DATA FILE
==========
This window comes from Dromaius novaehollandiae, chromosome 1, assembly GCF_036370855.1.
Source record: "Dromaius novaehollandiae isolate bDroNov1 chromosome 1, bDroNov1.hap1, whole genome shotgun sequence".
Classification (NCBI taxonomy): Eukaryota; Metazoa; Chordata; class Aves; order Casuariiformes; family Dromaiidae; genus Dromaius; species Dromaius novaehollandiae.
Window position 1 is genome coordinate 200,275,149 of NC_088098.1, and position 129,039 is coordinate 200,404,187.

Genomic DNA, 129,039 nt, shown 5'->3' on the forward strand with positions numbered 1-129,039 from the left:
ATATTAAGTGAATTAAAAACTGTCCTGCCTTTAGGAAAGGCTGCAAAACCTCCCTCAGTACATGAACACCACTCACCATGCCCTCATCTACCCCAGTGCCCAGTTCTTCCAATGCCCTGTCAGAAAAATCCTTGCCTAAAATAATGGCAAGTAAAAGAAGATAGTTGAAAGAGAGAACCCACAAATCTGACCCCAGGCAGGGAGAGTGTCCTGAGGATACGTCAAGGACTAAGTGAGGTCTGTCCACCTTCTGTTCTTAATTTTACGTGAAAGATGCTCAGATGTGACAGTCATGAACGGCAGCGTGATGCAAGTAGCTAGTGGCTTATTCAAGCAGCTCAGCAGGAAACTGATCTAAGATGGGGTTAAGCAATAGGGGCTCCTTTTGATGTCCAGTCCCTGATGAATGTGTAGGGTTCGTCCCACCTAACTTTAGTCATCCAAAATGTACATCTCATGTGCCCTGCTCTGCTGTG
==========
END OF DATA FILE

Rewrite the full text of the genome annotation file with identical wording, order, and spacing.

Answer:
This window comes from Dromaius novaehollandiae, chromosome 1, assembly GCF_036370855.1.
Source record: "Dromaius novaehollandiae isolate bDroNov1 chromosome 1, bDroNov1.hap1, whole genome shotgun sequence".
Classification (NCBI taxonomy): Eukaryota; Metazoa; Chordata; class Aves; order Casuariiformes; family Dromaiidae; genus Dromaius; species Dromaius novaehollandiae.
Window position 1 is genome coordinate 200,275,149 of NC_088098.1, and position 129,039 is coordinate 200,404,187.

Genomic DNA, 129,039 nt, shown 5'->3' on the forward strand with positions numbered 1-129,039 from the left:
ATATTAAGTGAATTAAAAACTGTCCTGCCTTTAGGAAAGGCTGCAAAACCTCCCTCAGTACATGAACACCACTCACCATGCCCTCATCTACCCCAGTGCCCAGTTCTTCCAATGCCCTGTCAGAAAAATCCTTGCCTAAAATAATGGCAAGTAAAAGAAGATAGTTGAAAGAGAGAACCCACAAATCTGACCCCAGGCAGGGAGAGTGTCCTGAGGATACGTCAAGGACTAAGTGAGGTCTGTCCACCTTCTGTTCTTAATTTTACGTGAAAGATGCTCAGATGTGACAGTCATGAACGGCAGCGTGATGCAAGTAGCTAGTGGCTTATTCAAGCAGCTCAGCAGGAAACTGATCTAAGATGGGGTTAAGCAATAGGGGCTCCTTTTGATGTCCAGTCCCTGATGAATGTGTAGGGTTCGTCCCACCTAACTTTAGTCATCCAAAATGTACATCTCATGTGCCCTGCTCTGCTGTG